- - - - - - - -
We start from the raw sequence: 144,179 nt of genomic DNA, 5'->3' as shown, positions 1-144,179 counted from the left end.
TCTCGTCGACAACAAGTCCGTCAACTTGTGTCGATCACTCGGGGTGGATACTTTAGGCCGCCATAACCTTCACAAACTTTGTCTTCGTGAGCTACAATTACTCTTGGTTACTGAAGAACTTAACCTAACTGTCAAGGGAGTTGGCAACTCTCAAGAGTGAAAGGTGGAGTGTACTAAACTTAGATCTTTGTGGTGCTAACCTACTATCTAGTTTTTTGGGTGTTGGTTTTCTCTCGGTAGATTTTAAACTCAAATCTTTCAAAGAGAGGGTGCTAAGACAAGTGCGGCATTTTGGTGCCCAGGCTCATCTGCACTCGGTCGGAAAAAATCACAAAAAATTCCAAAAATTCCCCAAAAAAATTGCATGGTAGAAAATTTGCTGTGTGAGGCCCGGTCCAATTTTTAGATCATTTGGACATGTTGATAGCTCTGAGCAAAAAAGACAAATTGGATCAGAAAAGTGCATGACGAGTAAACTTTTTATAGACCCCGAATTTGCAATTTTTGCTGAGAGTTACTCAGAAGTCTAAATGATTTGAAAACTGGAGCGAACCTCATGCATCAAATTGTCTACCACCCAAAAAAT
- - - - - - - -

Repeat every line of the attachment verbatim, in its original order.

We start from the raw sequence: 144,179 nt of genomic DNA, 5'->3' as shown, positions 1-144,179 counted from the left end.
TCTCGTCGACAACAAGTCCGTCAACTTGTGTCGATCACTCGGGGTGGATACTTTAGGCCGCCATAACCTTCACAAACTTTGTCTTCGTGAGCTACAATTACTCTTGGTTACTGAAGAACTTAACCTAACTGTCAAGGGAGTTGGCAACTCTCAAGAGTGAAAGGTGGAGTGTACTAAACTTAGATCTTTGTGGTGCTAACCTACTATCTAGTTTTTTGGGTGTTGGTTTTCTCTCGGTAGATTTTAAACTCAAATCTTTCAAAGAGAGGGTGCTAAGACAAGTGCGGCATTTTGGTGCCCAGGCTCATCTGCACTCGGTCGGAAAAAATCACAAAAAATTCCAAAAATTCCCCAAAAAAATTGCATGGTAGAAAATTTGCTGTGTGAGGCCCGGTCCAATTTTTAGATCATTTGGACATGTTGATAGCTCTGAGCAAAAAAGACAAATTGGATCAGAAAAGTGCATGACGAGTAAACTTTTTATAGACCCCGAATTTGCAATTTTTGCTGAGAGTTACTCAGAAGTCTAAATGATTTGAAAACTGGAGCGAACCTCATGCATCAAATTGTCTACCACCCAAAAAAT